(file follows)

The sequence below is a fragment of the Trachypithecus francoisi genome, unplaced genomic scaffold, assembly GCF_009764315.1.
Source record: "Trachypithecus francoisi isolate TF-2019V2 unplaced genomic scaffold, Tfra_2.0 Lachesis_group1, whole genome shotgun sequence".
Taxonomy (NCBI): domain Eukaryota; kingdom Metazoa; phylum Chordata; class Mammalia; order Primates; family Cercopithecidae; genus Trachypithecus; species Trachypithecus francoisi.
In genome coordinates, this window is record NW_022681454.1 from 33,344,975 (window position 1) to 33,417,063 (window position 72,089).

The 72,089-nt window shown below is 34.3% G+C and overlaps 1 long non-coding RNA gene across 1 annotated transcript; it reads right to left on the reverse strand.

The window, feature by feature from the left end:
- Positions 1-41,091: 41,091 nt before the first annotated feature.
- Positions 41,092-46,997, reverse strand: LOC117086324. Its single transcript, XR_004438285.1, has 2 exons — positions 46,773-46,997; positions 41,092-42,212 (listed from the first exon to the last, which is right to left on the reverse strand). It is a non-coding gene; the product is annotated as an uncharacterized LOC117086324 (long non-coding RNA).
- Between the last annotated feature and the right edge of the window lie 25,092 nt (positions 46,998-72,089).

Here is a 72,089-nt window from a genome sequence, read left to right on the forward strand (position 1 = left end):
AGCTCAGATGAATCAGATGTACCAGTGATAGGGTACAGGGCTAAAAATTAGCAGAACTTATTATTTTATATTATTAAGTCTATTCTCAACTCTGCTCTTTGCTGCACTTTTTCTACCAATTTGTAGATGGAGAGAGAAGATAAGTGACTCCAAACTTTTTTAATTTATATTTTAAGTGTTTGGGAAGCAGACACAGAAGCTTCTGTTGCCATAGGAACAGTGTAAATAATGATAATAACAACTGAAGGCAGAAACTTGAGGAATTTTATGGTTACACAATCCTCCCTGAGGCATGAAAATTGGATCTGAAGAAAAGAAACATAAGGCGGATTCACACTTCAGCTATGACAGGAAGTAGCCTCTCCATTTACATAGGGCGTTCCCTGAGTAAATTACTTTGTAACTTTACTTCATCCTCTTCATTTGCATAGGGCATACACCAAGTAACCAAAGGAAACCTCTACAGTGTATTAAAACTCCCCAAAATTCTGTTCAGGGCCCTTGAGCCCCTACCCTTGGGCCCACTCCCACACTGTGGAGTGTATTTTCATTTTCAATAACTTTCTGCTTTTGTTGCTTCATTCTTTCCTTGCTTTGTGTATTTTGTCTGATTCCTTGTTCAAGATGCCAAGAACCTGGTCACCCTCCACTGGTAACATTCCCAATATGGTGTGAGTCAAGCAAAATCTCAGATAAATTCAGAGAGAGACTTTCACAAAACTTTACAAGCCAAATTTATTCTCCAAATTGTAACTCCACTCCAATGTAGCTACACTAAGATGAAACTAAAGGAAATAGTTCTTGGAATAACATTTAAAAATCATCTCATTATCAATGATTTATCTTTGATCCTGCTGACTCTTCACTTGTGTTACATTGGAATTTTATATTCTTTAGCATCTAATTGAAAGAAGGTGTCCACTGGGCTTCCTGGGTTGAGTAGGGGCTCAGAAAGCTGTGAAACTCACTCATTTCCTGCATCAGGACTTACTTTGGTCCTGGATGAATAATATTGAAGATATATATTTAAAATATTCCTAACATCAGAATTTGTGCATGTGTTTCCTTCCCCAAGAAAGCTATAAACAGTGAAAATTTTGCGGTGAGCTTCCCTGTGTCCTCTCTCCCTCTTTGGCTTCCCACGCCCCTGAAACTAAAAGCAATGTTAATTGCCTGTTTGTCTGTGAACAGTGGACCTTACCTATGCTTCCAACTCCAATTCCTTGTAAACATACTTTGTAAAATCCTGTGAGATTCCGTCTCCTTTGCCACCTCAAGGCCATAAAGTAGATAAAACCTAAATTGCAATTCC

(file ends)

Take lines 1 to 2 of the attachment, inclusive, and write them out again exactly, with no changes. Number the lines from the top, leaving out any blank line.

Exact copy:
The sequence below is a fragment of the Trachypithecus francoisi genome, unplaced genomic scaffold, assembly GCF_009764315.1.
Source record: "Trachypithecus francoisi isolate TF-2019V2 unplaced genomic scaffold, Tfra_2.0 Lachesis_group1, whole genome shotgun sequence".